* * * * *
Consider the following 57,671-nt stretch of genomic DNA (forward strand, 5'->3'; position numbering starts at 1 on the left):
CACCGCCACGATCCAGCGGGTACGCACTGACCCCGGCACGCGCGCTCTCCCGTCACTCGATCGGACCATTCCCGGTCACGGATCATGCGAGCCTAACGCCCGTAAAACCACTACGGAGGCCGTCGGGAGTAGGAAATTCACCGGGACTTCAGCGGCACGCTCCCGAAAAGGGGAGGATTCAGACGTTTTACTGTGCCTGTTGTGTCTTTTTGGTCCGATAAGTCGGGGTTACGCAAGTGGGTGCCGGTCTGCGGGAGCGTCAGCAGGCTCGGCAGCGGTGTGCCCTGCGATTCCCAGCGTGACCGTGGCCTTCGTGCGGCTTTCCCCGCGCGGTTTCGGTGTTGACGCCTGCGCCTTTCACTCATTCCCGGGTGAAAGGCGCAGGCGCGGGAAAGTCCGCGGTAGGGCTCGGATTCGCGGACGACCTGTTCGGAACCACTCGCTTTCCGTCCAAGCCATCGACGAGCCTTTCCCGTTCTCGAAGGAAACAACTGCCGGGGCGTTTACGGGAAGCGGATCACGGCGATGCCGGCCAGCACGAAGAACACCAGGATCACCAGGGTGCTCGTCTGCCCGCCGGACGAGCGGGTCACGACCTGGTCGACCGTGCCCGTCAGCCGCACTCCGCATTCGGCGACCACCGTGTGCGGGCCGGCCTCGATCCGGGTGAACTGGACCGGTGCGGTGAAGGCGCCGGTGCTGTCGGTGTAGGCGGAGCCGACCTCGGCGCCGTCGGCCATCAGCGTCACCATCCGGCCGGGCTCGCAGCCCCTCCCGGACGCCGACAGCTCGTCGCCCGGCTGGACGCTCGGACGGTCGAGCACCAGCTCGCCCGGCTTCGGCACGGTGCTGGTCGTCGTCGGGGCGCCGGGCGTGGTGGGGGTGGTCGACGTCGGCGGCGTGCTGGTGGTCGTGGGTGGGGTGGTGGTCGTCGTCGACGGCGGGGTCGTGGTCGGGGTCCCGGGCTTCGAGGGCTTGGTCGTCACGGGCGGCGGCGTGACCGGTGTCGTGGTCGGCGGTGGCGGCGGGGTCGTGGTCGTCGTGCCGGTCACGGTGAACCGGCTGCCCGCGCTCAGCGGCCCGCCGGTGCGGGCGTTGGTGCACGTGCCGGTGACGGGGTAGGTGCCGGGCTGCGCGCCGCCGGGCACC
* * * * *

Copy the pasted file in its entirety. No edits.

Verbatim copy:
Consider the following 57,671-nt stretch of genomic DNA (forward strand, 5'->3'; position numbering starts at 1 on the left):
CACCGCCACGATCCAGCGGGTACGCACTGACCCCGGCACGCGCGCTCTCCCGTCACTCGATCGGACCATTCCCGGTCACGGATCATGCGAGCCTAACGCCCGTAAAACCACTACGGAGGCCGTCGGGAGTAGGAAATTCACCGGGACTTCAGCGGCACGCTCCCGAAAAGGGGAGGATTCAGACGTTTTACTGTGCCTGTTGTGTCTTTTTGGTCCGATAAGTCGGGGTTACGCAAGTGGGTGCCGGTCTGCGGGAGCGTCAGCAGGCTCGGCAGCGGTGTGCCCTGCGATTCCCAGCGTGACCGTGGCCTTCGTGCGGCTTTCCCCGCGCGGTTTCGGTGTTGACGCCTGCGCCTTTCACTCATTCCCGGGTGAAAGGCGCAGGCGCGGGAAAGTCCGCGGTAGGGCTCGGATTCGCGGACGACCTGTTCGGAACCACTCGCTTTCCGTCCAAGCCATCGACGAGCCTTTCCCGTTCTCGAAGGAAACAACTGCCGGGGCGTTTACGGGAAGCGGATCACGGCGATGCCGGCCAGCACGAAGAACACCAGGATCACCAGGGTGCTCGTCTGCCCGCCGGACGAGCGGGTCACGACCTGGTCGACCGTGCCCGTCAGCCGCACTCCGCATTCGGCGACCACCGTGTGCGGGCCGGCCTCGATCCGGGTGAACTGGACCGGTGCGGTGAAGGCGCCGGTGCTGTCGGTGTAGGCGGAGCCGACCTCGGCGCCGTCGGCCATCAGCGTCACCATCCGGCCGGGCTCGCAGCCCCTCCCGGACGCCGACAGCTCGTCGCCCGGCTGGACGCTCGGACGGTCGAGCACCAGCTCGCCCGGCTTCGGCACGGTGCTGGTCGTCGTCGGGGCGCCGGGCGTGGTGGGGGTGGTCGACGTCGGCGGCGTGCTGGTGGTCGTGGGTGGGGTGGTGGTCGTCGTCGACGGCGGGGTCGTGGTCGGGGTCCCGGGCTTCGAGGGCTTGGTCGTCACGGGCGGCGGCGTGACCGGTGTCGTGGTCGGCGGTGGCGGCGGGGTCGTGGTCGTCGTGCCGGTCACGGTGAACCGGCTGCCCGCGCTCAGCGGCCCGCCGGTGCGGGCGTTGGTGCACGTGCCGGTGACGGGGTAGGTGCCGGGCTGCGCGCCGCCGGGCACC